What is Scalping?

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As a beginner in trading when you google the meaning of scalping, it is easy to misunderstand the definition of it which is very often mixed up with day trading.

Let’s get it clear right away: Scalping is taking positions in the market to take advantage of small price variations.

The trader will keep his positions in the market from a few seconds to a few minutes.

To analyse the market, the scalper will use the order book, there he will find all the information in order to make his decisions:

  1.  The Bid (Demand) allows the scalper to see the buying intentions of other traders on each price level.
  2.  The ASK (Offer) allows the scalper to see the sales intentions of other traders on each price level.
  3. The PRINT TAPE-INSIDE displays the number of transactions actually made between BID buyers and ASK sellers.
  4. The VOLUME PROFILE represents the total number of transactions made on each price level. It is notably with the volume profile that the scalper establishes simple and effective strategies.

Not to be confused with day trading which consists in taking trades and keeping positions from several minutes to a few hours. All positions will be closed before the market closes.

The swing trader will take positions from a few days to several weeks.

Unlike day trading or swing trading, the scalper will usually take more trades during a trading session.

His risk will also be lower.

Why is this? There are two factors to consider when answering this question:

First of all, a professional scalping trader will use the order book.

Thanks to the order book the trader will be able to see instantly whether the market is moving in the direction of his position or not. If he sees that he is incorrect then he will exit his trade very quickly.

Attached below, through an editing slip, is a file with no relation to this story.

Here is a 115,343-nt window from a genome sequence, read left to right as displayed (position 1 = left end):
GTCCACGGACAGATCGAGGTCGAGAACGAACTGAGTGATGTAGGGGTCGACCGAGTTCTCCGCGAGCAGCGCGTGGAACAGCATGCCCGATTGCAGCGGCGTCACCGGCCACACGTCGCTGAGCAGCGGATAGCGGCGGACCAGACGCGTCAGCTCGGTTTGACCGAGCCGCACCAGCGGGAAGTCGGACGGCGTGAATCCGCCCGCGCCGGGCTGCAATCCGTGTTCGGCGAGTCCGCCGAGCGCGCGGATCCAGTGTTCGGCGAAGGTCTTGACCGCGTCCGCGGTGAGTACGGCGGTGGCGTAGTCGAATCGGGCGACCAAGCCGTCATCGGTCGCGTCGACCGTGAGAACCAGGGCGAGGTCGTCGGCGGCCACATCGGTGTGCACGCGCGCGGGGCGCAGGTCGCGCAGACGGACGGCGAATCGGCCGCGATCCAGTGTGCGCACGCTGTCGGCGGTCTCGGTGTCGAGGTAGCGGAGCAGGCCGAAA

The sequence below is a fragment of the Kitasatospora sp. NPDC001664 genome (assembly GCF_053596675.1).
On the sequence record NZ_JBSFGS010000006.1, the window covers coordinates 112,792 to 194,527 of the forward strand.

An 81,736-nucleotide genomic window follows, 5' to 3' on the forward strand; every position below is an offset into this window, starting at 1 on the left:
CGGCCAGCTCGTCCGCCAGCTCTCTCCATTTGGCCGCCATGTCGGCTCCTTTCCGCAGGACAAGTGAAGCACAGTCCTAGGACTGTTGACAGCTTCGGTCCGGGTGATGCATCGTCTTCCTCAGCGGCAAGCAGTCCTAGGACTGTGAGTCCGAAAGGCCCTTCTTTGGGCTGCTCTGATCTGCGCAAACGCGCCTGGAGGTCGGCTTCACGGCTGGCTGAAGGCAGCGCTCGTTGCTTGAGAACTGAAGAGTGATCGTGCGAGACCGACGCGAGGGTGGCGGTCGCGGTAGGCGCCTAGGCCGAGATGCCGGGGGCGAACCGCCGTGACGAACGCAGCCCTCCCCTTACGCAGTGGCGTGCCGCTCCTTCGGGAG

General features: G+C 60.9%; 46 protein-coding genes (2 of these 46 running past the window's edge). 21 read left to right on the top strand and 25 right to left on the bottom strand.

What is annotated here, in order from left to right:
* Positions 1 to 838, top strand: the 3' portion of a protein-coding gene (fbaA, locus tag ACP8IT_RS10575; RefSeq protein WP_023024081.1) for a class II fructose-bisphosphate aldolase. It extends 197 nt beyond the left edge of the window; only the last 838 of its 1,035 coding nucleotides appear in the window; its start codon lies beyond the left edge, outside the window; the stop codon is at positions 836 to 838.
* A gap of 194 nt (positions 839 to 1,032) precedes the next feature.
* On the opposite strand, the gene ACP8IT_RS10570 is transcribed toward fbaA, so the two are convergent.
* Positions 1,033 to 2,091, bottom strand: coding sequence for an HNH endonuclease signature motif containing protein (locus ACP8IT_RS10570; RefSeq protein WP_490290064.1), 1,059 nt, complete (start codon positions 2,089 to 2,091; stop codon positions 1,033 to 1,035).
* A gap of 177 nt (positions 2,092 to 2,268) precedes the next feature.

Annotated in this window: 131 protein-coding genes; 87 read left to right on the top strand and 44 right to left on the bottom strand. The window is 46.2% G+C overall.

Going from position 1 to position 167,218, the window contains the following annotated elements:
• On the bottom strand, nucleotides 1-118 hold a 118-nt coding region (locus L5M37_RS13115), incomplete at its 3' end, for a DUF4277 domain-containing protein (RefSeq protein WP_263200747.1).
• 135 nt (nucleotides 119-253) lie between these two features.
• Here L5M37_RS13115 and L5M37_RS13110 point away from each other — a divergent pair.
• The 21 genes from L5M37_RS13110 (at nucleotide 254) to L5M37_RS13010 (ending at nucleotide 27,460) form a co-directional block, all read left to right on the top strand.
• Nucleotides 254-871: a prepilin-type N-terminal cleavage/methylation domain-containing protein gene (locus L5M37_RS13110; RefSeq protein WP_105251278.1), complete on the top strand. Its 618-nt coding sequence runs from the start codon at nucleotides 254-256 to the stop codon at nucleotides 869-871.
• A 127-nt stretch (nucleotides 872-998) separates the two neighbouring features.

Usually the scalper will be able to exit at his entry point or at 1 or maximum 2 ticks of loss.

Unlike a day trader or swing trader, the scalper will not wait until his stop is hit to take his losses.

The order book gives real time information about buy or sell intentions, as well as all the trades that are executed. It therefore reacts to what is happening in the market at the present moment.

The day trader and swing trader will use technical analysis to make scenarios and trading plans in order to take positions.

Furthermore, since the scalper closes positions quickly, he will not be exposed to overnight risks (when a trader keeps a position after the market closes he is exposed to the risks of events or news that could affect the market).

In addition, the scalper does not hold positions just before important economic news. As a result, the scalper does not risk large movements if the news has a significant impact on the market.

Another characteristic of scalping is that the trader will only select a few markets to become an expert in.

Day traders and swing traders will interact in many different markets to take advantage of the opportunities available to them.

Becoming an expert in just a few financial instruments makes the trader’s job much easier over time. Also, if the markets selected by the scalper are calm, the scalper will not be able to make many trades.

I would lie to you if I told you that learning scalping is easy. On the contrary, it’s a very particular style of trading that requires a lot of effort for a beginner. Mastering scalping can take up to a few months before new traders feel comfortable.

However, one of the big advantages of scalping is that you will need to make only 2 or 3 trades a day to make a good living! It is not at all uncommon for a scalper to finish his working day within the first hour of the market opening.

The day trader will usually have to wait until just before the market closes in order to close his positions and finish his day. He will therefore spend several hours, or even the whole day managing his positions, while the scalper will be back home well before lunchtime!

Can one live of scalping alone?

Absolutely! Since the scalper keeps his positions for a very short period of time, he can commit a larger portion of his capital to trading.

On the other hand, day traders and swing traders only need to use a small amount of their capital for each position.

In order to scalp efficiently, the trader will choose markets with high liquidity, which means that no matter what the situation, he will be able to exit his trade very quickly at the price he wants.

This further limits the risk. The longer you stay in the market, the more risk you are exposed to.